OPINION: Singapore has ambitious plans to become a global carbon services and carbon trading hub and is developing a classification system and guidelines to ensure the quality and credibility of carbon credits.
The goal of developing an internationally trusted carbon services and leading carbon trading ecosystem has the backing of Singapore’s Emerging Stronger Taskforce, which is studying ways to re-ignite the economy and progress sustainability initiatives amidst the Covid-19 pandemic.
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Meanwhile, researchers from the National University of Singapore and supermajor Shell are teaming up to develop novel processes to use carbon dioxide to produce cleaner-burning fuels and chemicals for the energy industry.
Also, this week leading research centres in Singapore joined a partnership with the COP26 Universities Network to address climate change in the Asean region.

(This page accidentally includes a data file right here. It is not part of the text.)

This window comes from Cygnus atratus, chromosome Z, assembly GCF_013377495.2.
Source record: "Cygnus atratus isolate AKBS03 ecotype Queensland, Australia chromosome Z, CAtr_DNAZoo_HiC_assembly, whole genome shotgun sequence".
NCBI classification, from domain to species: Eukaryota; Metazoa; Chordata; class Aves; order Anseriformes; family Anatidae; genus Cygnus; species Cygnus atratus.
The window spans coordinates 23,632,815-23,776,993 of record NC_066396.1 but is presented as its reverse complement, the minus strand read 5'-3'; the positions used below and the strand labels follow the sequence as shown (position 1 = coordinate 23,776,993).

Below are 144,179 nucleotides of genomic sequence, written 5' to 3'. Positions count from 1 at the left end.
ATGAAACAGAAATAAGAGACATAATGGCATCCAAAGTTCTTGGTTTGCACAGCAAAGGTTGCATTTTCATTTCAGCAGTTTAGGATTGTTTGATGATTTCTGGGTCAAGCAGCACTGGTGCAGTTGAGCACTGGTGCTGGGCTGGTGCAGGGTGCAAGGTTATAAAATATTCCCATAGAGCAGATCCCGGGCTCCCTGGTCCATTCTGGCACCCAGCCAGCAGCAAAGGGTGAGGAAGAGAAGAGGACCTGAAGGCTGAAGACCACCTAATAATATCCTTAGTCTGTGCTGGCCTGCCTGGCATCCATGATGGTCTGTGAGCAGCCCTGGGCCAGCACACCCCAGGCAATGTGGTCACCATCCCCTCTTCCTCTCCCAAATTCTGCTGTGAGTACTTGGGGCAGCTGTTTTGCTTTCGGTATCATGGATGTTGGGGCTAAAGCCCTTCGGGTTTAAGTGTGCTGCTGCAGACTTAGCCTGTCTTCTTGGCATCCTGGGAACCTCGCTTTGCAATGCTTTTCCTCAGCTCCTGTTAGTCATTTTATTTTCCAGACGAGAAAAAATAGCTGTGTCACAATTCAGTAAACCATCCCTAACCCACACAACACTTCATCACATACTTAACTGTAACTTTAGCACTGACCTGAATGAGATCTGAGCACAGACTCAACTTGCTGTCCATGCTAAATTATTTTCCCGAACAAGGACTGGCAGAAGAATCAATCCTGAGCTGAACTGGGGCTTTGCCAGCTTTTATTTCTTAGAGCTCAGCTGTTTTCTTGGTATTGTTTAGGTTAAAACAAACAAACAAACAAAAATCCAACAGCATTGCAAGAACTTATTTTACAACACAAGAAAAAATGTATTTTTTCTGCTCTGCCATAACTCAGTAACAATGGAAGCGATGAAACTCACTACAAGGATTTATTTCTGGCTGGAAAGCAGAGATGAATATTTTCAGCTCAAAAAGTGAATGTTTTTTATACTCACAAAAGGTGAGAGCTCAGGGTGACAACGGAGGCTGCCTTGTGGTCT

This collaboration echoes COP26 president designate Alok Sharma’s call to global academia to help deliver the strategic aims for November’s UN climate change conference, which will be hosted in the UK in partnership with Italy.
Singapore has long punched above its weight in the global oil and gas arena.
Despite having no indigenous hydrocarbon production, it has grown to include contractor giants such as Keppel Offshore & Marine and Sembcorp Marine in its ranks.
Also, the city state is becoming a global LNG trading hub and offering bunkering facilities.
This trend of becoming a global powerhouse now looks set to be replicated within the energy transition space under Singapore’s Green Plan 2030.
(This is an Upstream opinion article.)